If you don’t love Mary Karr’s memoirs, I don’t understand you. (But I still love you.) I’ve read all three (The Liar’s Club, Cherry and Lit) multiple times, but if I had to pick a favorite, I’d have to say Lit. I love Mary Karr for her language most of all – the gritty Texas edge of it, the way she puts words together, the metaphors sudden and striking as lightning – there and then gone – the pace moving, moving, moving, dragging you toward the next sentence. Where Liar’s Club explores her childhood and Cherry her tumultuous coming-of-age, Lit is the story of Karr’s early adulthood, her descent into alcoholism, a marriage, a loss of marriage, a son. And finally, a shaky first step toward faith.
“On the morning Mother’s yellow station wagon deposited me at a dorm and pulled away from the curb, I was seventeen, thin and malleable as a coat hanger wire, and Mother was the silky shadow stitched to my feet that I nonetheless believed I could outrun. I didn’t cry when she pulled away, for there were cute hippie boys playing guitar cross-legged on the lawn, but my throat had a cold stone lodged in it. I was thirsty.”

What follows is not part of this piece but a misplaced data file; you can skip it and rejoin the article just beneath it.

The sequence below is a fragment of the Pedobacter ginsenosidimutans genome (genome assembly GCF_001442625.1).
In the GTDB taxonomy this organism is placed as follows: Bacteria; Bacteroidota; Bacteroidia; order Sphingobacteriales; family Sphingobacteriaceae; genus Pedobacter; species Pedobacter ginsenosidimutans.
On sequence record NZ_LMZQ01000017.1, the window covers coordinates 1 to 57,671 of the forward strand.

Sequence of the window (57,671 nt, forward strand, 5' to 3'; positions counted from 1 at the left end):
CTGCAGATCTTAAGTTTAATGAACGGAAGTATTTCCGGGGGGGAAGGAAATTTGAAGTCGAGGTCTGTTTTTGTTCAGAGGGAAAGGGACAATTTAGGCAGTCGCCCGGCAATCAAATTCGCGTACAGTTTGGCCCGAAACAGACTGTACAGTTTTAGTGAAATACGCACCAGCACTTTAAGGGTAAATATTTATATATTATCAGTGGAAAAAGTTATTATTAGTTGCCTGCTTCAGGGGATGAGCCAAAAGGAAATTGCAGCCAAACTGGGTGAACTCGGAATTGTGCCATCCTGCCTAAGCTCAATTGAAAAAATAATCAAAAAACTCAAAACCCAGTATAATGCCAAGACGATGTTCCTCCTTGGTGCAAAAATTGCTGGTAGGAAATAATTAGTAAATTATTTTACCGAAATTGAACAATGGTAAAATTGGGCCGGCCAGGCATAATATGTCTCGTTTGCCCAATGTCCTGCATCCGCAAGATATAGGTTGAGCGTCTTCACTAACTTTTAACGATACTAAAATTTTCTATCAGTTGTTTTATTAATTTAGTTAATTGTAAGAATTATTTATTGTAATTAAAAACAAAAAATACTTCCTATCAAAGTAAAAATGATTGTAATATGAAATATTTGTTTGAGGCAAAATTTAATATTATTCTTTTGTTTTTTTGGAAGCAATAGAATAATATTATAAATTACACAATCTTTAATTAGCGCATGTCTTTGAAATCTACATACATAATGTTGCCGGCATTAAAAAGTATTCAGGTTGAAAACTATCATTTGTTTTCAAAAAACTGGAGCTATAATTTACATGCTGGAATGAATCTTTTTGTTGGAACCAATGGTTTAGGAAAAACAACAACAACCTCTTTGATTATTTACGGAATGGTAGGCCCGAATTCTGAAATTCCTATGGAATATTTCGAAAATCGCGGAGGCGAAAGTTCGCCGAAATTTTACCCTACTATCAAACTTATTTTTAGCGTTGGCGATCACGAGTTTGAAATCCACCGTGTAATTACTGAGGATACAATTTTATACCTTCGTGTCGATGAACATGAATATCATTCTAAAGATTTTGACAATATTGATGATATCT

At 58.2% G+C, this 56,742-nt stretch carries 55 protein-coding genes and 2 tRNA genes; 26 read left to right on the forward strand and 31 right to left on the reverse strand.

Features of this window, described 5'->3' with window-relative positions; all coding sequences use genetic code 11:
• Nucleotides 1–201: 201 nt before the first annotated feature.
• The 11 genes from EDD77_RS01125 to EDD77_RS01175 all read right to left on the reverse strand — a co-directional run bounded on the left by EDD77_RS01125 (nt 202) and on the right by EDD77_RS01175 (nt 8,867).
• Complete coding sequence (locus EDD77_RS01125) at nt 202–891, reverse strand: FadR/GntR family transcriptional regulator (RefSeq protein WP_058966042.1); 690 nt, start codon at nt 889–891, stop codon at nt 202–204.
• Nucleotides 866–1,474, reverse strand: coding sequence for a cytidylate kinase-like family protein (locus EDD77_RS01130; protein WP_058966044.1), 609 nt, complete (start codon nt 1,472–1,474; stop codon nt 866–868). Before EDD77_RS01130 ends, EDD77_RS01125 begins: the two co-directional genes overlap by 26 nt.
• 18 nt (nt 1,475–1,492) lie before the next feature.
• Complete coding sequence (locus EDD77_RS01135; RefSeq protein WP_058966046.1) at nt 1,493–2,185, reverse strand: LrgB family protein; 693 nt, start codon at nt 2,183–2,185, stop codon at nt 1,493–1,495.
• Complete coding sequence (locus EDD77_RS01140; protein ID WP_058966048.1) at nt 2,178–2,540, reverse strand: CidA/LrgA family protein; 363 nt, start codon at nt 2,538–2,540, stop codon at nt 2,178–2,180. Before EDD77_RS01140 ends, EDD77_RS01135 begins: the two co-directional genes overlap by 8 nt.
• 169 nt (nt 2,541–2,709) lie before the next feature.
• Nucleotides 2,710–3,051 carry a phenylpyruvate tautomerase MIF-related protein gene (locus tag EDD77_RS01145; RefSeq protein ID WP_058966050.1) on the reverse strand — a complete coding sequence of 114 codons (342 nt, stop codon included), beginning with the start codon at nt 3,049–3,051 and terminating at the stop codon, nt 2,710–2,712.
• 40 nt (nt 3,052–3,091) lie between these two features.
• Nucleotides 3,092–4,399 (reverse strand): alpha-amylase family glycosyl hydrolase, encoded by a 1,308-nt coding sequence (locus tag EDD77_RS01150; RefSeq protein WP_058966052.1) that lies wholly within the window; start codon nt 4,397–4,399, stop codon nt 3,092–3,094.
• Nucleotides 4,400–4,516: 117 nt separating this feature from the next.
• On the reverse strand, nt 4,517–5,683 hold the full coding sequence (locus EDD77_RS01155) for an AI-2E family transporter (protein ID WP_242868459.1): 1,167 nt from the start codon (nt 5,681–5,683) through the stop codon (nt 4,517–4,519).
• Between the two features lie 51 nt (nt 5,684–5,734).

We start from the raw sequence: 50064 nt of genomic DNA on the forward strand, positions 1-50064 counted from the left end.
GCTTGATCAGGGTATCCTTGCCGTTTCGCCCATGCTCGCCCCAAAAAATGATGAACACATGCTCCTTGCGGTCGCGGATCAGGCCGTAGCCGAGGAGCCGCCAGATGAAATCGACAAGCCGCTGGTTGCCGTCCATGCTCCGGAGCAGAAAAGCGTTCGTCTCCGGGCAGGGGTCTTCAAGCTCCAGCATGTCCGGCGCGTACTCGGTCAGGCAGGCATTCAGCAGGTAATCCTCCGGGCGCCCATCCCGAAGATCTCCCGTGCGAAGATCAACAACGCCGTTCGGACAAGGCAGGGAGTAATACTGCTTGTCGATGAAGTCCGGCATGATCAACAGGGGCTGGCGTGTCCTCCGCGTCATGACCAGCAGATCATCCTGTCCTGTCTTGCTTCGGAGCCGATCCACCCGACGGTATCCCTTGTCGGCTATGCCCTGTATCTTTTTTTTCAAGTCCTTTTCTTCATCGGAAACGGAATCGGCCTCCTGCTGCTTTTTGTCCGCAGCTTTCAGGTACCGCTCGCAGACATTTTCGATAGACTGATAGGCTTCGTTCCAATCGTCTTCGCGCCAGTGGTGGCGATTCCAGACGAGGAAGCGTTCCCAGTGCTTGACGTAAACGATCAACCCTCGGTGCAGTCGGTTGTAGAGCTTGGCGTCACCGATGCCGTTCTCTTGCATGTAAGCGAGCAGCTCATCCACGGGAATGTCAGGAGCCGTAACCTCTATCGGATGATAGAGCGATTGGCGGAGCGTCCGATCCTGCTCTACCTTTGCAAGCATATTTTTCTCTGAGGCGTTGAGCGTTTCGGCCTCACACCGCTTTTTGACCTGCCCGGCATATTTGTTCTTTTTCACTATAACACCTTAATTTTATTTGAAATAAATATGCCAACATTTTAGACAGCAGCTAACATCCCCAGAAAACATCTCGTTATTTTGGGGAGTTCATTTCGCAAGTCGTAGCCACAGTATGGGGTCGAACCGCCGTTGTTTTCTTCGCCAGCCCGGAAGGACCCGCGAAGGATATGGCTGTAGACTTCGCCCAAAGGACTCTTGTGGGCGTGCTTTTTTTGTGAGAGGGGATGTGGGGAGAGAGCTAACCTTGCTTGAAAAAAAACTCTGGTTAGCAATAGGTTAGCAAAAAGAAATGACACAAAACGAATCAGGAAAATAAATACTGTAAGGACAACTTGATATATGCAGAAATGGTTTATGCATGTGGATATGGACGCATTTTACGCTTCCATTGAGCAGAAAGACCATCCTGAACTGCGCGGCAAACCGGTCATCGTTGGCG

This is the story of a friendship between two writers – Ann Patchett (novelist extraordinaire) and Lucy Grealy, whose memoir Autobiography of a Face, explores the loss of part of her jaw due to childhood cancer. After Grealy’s death, Patchett wrote this memoir of their complex, beautiful, difficult, happy, sad twenty-year-friendship. Ann Patchett is a genius with language in all of her novels, but I love the stark honesty of this memoir in particular. In describing her friendship with Grealy, she’s saying something profound about the ways our friendships thrive and wane, the way we save and fail each other.